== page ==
15 Pages Posted: 10 Mar 2009 Last revised: 13 Oct 2009
Date Written: February 28, 2009
The prevailing approach to First Amendment equal-access litigation, turning on the "general inclusivity" of government access, is deeply flawed. The standard has proved to be, in the end, exceedingly permissive, hopelessly vague, and, perhaps most importantly, theoretically incompatible with the Supreme Court's emerging view that access is a form of government subsidy. This essay calls on the courts to abandon their reliance on inclusiveness, and, in its place, tailor the definition of "access" to include only those government acts conducted "pursuant to official duties." The resulting doctrine would be one worthy of the federal courts -- durable, coherent, and duly respectful of the traditional relations between public officials and the press.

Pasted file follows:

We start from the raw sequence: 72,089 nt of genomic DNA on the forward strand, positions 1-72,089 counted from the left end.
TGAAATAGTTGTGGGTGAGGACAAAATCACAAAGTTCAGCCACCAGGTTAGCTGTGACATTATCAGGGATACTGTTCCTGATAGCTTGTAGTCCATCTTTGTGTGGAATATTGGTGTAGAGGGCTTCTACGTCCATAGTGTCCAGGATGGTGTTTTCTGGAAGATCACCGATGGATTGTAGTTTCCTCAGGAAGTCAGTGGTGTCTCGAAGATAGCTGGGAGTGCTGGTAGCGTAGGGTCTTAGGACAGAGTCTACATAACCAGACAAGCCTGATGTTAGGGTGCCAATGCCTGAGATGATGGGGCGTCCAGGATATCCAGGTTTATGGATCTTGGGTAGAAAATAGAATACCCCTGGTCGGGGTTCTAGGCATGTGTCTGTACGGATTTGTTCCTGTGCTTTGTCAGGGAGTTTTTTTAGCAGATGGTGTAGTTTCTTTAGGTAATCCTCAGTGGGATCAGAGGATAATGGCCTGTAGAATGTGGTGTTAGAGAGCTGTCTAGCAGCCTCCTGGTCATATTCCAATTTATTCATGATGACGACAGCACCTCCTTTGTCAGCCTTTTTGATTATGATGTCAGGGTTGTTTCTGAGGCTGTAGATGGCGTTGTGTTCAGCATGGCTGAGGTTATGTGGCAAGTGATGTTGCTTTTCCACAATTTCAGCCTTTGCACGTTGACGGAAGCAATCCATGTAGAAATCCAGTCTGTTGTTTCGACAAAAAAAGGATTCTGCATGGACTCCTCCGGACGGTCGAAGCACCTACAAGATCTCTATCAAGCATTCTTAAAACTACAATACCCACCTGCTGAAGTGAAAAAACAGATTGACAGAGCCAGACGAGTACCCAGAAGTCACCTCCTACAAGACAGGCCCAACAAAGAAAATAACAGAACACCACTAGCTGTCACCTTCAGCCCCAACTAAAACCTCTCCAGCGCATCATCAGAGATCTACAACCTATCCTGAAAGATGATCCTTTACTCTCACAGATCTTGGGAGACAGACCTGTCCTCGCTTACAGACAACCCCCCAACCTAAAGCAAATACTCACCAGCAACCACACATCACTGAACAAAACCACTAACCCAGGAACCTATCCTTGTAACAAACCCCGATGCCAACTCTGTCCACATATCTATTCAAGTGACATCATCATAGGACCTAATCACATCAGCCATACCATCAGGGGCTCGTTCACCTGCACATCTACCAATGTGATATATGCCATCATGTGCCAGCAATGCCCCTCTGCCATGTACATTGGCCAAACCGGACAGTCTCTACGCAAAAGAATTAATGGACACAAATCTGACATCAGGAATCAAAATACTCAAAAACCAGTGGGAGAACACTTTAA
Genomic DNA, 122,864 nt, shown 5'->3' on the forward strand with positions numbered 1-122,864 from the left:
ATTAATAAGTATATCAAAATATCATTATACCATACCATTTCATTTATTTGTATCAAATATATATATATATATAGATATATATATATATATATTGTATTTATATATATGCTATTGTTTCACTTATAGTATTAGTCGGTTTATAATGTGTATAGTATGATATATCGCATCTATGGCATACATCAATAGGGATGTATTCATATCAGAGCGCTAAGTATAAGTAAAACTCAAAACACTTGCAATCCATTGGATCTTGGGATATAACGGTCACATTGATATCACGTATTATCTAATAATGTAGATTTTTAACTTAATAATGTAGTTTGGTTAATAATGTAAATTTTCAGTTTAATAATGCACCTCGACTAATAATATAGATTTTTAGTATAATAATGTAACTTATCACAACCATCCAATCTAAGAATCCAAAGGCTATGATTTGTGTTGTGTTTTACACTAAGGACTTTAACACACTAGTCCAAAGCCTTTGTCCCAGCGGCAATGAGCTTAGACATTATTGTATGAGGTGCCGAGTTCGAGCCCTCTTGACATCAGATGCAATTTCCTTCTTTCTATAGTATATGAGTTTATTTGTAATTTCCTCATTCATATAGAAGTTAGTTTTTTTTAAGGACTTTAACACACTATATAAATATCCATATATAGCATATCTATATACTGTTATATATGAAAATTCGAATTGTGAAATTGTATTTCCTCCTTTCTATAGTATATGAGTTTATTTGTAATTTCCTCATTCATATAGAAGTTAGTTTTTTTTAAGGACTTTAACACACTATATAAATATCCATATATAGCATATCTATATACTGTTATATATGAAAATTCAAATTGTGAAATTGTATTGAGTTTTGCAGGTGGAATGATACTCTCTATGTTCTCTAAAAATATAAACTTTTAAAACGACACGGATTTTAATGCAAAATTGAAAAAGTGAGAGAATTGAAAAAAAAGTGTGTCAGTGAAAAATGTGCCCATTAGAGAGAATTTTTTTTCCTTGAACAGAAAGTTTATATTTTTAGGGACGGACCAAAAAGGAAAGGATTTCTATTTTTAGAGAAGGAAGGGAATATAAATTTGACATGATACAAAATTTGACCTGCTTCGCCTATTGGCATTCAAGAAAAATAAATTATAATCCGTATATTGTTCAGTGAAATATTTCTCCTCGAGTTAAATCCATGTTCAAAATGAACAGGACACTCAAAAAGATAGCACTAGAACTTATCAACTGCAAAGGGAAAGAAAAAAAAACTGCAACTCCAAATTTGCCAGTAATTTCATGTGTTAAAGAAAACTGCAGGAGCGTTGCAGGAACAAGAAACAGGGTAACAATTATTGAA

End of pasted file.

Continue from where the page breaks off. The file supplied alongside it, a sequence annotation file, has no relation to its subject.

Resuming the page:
Suggested Citation: Suggested Citation
Milligan, Luke, Rethinking Press Rights of Equal Access (February 28, 2009). Washington and Lee Law Review, Vol. 65, No. 1103, 2008; University of Louisville School of Law Legal Studies Research Paper Series No. 2009-07. Available at SSRN: https://ssrn.com/abstract=1350975